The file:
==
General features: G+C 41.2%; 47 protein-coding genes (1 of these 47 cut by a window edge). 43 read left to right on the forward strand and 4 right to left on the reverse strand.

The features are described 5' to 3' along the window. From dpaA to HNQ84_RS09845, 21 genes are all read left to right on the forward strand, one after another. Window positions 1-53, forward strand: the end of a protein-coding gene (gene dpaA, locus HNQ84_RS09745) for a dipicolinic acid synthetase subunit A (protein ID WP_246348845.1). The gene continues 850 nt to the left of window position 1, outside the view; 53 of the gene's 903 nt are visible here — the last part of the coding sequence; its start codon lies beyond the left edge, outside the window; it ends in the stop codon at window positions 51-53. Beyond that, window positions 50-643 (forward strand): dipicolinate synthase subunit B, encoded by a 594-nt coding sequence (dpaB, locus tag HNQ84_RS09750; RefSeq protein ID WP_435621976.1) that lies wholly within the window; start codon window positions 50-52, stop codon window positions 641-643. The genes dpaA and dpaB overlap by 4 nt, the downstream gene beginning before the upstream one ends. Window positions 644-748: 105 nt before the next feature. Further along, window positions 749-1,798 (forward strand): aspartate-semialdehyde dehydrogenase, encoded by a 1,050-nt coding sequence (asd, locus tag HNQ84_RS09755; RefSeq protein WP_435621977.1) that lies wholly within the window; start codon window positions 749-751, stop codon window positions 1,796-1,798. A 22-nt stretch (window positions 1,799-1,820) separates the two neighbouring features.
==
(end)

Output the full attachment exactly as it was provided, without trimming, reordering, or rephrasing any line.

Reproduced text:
General features: G+C 41.2%; 47 protein-coding genes (1 of these 47 cut by a window edge). 43 read left to right on the forward strand and 4 right to left on the reverse strand.

The features are described 5' to 3' along the window. From dpaA to HNQ84_RS09845, 21 genes are all read left to right on the forward strand, one after another. Window positions 1-53, forward strand: the end of a protein-coding gene (gene dpaA, locus HNQ84_RS09745) for a dipicolinic acid synthetase subunit A (protein ID WP_246348845.1). The gene continues 850 nt to the left of window position 1, outside the view; 53 of the gene's 903 nt are visible here — the last part of the coding sequence; its start codon lies beyond the left edge, outside the window; it ends in the stop codon at window positions 51-53. Beyond that, window positions 50-643 (forward strand): dipicolinate synthase subunit B, encoded by a 594-nt coding sequence (dpaB, locus tag HNQ84_RS09750; RefSeq protein ID WP_435621976.1) that lies wholly within the window; start codon window positions 50-52, stop codon window positions 641-643. The genes dpaA and dpaB overlap by 4 nt, the downstream gene beginning before the upstream one ends. Window positions 644-748: 105 nt before the next feature. Further along, window positions 749-1,798 (forward strand): aspartate-semialdehyde dehydrogenase, encoded by a 1,050-nt coding sequence (asd, locus tag HNQ84_RS09755; RefSeq protein WP_435621977.1) that lies wholly within the window; start codon window positions 749-751, stop codon window positions 1,796-1,798. A 22-nt stretch (window positions 1,799-1,820) separates the two neighbouring features.